It sounds like a set-up for some cliché horror movie: two young lovers stalked by some hillbilly while hiking in the woods. But, director Austin Bunn’s documentary/narrative hybrid, In the Hollow, isn’t some over-the-top genre tale. Rather, it’s a story that is sadly based on true events—a young gay woman’s desperate survival after a shooting on the Appalachian Trail.
As that description might entail, this is a pretty tough watch. Yet, while it’s an emotional and dramatic short, thankfully, it’s never heavy-handed. Instead of concentrating on the violent act that forever changed a person’s life, the film chooses to make the burgeoning relationship between two young women (Claudia Brenner and Rebecca Wight) its focus. Was this going to be a long term relationship? A quick romance that would have never survived a long distance arrangement? Hollow is tragic because, as viewers, we know that these sort of mundane “everyday” relationship questions will never be answered. The moments Bunn captures in reenactment are tastefully chosen—the impending violence is inevitable, so it’s actually more resonate that the film doesn’t really show it. Rather, we are left with the preamble and the devastating aftermath.
The film’s various vignettes are juxtaposed with Brenner’s own retelling of the story, and ultimately, her return to the site of her girlfriend’s death for the first time. Again, none of this is played in an overly dramatic fashion—the film is emotional because the situation is, not because the filmmaking feels forced. While the subtext of unjustified hatred against gay people is clearly there, the story never becomes a polemic—we are left only to feel the profundity of someone left in the wake of tragedy.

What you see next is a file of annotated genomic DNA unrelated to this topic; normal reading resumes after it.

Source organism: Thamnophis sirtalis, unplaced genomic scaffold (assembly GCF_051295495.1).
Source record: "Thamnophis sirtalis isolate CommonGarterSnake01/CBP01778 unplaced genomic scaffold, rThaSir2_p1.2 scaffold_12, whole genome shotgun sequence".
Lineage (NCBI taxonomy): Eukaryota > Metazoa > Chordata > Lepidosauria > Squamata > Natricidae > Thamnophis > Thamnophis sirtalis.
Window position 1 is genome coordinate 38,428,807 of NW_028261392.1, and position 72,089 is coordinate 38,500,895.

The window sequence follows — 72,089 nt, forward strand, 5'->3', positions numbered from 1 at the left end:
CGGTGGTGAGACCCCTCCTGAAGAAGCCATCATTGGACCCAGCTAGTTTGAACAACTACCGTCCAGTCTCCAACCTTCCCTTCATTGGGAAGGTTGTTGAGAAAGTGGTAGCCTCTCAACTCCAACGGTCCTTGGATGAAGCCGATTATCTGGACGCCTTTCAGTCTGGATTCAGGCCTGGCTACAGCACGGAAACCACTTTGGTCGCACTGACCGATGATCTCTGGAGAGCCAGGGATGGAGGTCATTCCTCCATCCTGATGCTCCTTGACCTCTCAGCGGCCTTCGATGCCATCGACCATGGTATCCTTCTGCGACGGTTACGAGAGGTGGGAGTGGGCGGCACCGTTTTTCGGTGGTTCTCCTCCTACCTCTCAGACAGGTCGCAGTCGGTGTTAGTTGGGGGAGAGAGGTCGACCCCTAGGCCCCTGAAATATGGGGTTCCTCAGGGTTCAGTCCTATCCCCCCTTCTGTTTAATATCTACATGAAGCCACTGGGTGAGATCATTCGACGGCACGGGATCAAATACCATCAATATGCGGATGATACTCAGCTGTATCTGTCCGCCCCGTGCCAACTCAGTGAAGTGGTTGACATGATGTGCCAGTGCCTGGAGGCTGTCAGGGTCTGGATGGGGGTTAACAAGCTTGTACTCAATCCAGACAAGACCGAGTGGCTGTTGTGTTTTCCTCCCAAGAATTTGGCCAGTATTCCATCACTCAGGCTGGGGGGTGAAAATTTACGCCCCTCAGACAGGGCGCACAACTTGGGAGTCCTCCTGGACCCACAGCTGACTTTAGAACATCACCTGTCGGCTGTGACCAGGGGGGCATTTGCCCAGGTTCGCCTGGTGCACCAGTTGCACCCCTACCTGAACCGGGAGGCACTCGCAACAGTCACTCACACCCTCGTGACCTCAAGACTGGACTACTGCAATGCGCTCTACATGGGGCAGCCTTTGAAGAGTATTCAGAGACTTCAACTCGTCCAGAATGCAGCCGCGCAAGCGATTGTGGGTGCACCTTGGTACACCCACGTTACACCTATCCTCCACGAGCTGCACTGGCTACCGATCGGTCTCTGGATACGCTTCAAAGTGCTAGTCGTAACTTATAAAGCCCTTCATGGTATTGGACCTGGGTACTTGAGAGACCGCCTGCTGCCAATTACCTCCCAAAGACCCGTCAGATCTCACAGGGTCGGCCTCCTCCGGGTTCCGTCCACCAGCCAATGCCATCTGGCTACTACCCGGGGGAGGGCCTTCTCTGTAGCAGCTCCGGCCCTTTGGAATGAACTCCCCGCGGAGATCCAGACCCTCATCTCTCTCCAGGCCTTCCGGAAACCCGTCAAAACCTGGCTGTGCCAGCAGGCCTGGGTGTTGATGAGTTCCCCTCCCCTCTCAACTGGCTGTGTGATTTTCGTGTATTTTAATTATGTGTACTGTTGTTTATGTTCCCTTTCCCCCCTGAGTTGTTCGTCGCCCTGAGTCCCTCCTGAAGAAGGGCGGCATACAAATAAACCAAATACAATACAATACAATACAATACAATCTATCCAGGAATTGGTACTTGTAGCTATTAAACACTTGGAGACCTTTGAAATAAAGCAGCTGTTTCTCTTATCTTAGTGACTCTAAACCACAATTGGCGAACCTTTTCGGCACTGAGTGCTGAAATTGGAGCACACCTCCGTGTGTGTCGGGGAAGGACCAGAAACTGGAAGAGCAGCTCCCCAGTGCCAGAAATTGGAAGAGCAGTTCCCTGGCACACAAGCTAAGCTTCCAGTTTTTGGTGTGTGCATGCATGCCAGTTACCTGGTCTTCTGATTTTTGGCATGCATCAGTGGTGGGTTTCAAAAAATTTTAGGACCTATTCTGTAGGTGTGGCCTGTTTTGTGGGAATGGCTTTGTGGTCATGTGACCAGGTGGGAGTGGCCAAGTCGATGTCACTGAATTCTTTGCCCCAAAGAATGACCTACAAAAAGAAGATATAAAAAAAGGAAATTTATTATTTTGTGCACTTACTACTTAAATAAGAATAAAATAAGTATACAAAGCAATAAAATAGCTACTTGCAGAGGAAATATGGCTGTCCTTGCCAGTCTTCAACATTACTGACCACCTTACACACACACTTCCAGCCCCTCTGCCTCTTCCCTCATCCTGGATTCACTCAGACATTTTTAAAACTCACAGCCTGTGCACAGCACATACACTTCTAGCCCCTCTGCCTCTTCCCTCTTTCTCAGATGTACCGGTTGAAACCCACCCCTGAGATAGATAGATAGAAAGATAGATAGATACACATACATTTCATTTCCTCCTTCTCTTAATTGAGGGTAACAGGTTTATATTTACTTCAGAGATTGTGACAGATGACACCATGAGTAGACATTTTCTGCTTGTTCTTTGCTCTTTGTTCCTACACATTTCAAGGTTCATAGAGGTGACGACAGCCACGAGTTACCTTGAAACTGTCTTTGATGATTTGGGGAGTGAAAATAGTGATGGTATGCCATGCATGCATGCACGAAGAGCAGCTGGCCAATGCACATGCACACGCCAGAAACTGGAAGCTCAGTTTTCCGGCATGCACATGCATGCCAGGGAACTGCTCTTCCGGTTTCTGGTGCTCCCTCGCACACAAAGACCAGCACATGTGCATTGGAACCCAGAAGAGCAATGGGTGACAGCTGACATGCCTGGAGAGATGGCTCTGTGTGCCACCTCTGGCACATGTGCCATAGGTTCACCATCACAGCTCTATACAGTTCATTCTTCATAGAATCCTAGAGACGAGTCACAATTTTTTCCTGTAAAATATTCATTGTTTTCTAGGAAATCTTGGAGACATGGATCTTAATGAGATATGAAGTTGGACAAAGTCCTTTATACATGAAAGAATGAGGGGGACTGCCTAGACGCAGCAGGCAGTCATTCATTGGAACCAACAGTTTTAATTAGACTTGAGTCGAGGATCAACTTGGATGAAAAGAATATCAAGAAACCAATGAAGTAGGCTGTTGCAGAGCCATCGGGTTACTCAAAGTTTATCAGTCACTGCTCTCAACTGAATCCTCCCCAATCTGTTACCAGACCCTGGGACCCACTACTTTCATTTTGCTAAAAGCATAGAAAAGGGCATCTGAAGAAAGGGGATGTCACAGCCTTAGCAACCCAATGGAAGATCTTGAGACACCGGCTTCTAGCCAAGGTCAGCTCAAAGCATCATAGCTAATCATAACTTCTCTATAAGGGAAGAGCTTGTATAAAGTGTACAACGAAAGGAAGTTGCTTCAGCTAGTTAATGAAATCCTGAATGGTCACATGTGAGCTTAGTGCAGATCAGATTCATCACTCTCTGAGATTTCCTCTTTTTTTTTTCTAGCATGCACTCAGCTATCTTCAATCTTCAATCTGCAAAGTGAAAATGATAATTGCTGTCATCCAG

After screening another short documentary he had made, Brenner herself approached Bunn to see if he would be interested in collaborating to tell her story. When he actually set out to craft the short, he knew the type of film he didn’t want to make: “a cheesy, exploitative dramatization.”
Bunn continues: “We’ve all seen these versions on basic cable, or flashback sequences in crime drama. My goal was to “conjure” up the past by emphasizing a genuine relationship between Claudia and Rebecca—so they weren’t simply victims—and then collaborate with my terrific director of photography Spencer Gillis to make the past look as immersive and beatific as possible.”
If Spencer Gillis’s name sounds familiar, we featured his own short film, Sweep, earlier this year. Gillis shot Hollow on the Canon C300. The cast and crew essentially camped out in the Michaux State Forest in Pennsylvania for the duration of the shoot—all outdoor locations and natural light!
Coming off his work as screenwriter for 2013’s Kill Your Darlings (starring Daniel Radcliffe), Bunn is currently penning a feature adaptation of a short story for Participant Media. We hope it can find its way to screens soon!